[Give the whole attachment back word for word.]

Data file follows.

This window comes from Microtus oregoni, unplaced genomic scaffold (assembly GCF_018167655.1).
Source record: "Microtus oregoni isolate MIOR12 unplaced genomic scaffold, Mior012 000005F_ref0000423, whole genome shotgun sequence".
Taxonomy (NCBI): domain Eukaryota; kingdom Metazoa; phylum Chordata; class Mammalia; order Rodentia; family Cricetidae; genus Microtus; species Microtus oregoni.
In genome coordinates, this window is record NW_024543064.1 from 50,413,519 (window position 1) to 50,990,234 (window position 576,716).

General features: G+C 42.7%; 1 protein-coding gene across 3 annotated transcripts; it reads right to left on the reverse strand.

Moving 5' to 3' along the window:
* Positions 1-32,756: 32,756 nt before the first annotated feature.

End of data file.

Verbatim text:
This window comes from Microtus oregoni, unplaced genomic scaffold (assembly GCF_018167655.1).
Source record: "Microtus oregoni isolate MIOR12 unplaced genomic scaffold, Mior012 000005F_ref0000423, whole genome shotgun sequence".
Taxonomy (NCBI): domain Eukaryota; kingdom Metazoa; phylum Chordata; class Mammalia; order Rodentia; family Cricetidae; genus Microtus; species Microtus oregoni.
In genome coordinates, this window is record NW_024543064.1 from 50,413,519 (window position 1) to 50,990,234 (window position 576,716).

General features: G+C 42.7%; 1 protein-coding gene across 3 annotated transcripts; it reads right to left on the reverse strand.

Moving 5' to 3' along the window:
* Positions 1-32,756: 32,756 nt before the first annotated feature.